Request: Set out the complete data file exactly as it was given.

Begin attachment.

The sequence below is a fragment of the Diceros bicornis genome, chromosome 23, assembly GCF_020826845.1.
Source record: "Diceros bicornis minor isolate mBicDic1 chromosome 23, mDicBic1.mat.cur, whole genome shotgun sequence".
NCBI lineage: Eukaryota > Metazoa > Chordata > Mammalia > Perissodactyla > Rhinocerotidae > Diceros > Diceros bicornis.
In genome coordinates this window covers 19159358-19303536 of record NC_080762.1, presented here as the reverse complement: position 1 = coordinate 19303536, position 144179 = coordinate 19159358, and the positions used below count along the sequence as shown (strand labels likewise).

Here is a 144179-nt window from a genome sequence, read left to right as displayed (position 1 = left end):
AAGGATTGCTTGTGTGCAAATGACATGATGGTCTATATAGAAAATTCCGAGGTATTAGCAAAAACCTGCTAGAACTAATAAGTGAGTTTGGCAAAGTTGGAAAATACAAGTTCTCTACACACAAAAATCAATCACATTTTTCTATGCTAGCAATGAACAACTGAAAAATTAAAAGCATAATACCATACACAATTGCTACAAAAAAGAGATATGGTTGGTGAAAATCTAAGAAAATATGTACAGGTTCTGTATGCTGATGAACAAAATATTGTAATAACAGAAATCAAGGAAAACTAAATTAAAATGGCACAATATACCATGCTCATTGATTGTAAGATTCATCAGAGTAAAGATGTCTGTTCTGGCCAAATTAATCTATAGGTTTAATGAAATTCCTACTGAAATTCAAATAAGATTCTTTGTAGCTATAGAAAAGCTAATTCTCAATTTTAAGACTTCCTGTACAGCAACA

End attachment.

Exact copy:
The sequence below is a fragment of the Diceros bicornis genome, chromosome 23, assembly GCF_020826845.1.
Source record: "Diceros bicornis minor isolate mBicDic1 chromosome 23, mDicBic1.mat.cur, whole genome shotgun sequence".
NCBI lineage: Eukaryota > Metazoa > Chordata > Mammalia > Perissodactyla > Rhinocerotidae > Diceros > Diceros bicornis.
In genome coordinates this window covers 19159358-19303536 of record NC_080762.1, presented here as the reverse complement: position 1 = coordinate 19303536, position 144179 = coordinate 19159358, and the positions used below count along the sequence as shown (strand labels likewise).

Here is a 144179-nt window from a genome sequence, read left to right as displayed (position 1 = left end):
AAGGATTGCTTGTGTGCAAATGACATGATGGTCTATATAGAAAATTCCGAGGTATTAGCAAAAACCTGCTAGAACTAATAAGTGAGTTTGGCAAAGTTGGAAAATACAAGTTCTCTACACACAAAAATCAATCACATTTTTCTATGCTAGCAATGAACAACTGAAAAATTAAAAGCATAATACCATACACAATTGCTACAAAAAAGAGATATGGTTGGTGAAAATCTAAGAAAATATGTACAGGTTCTGTATGCTGATGAACAAAATATTGTAATAACAGAAATCAAGGAAAACTAAATTAAAATGGCACAATATACCATGCTCATTGATTGTAAGATTCATCAGAGTAAAGATGTCTGTTCTGGCCAAATTAATCTATAGGTTTAATGAAATTCCTACTGAAATTCAAATAAGATTCTTTGTAGCTATAGAAAAGCTAATTCTCAATTTTAAGACTTCCTGTACAGCAACA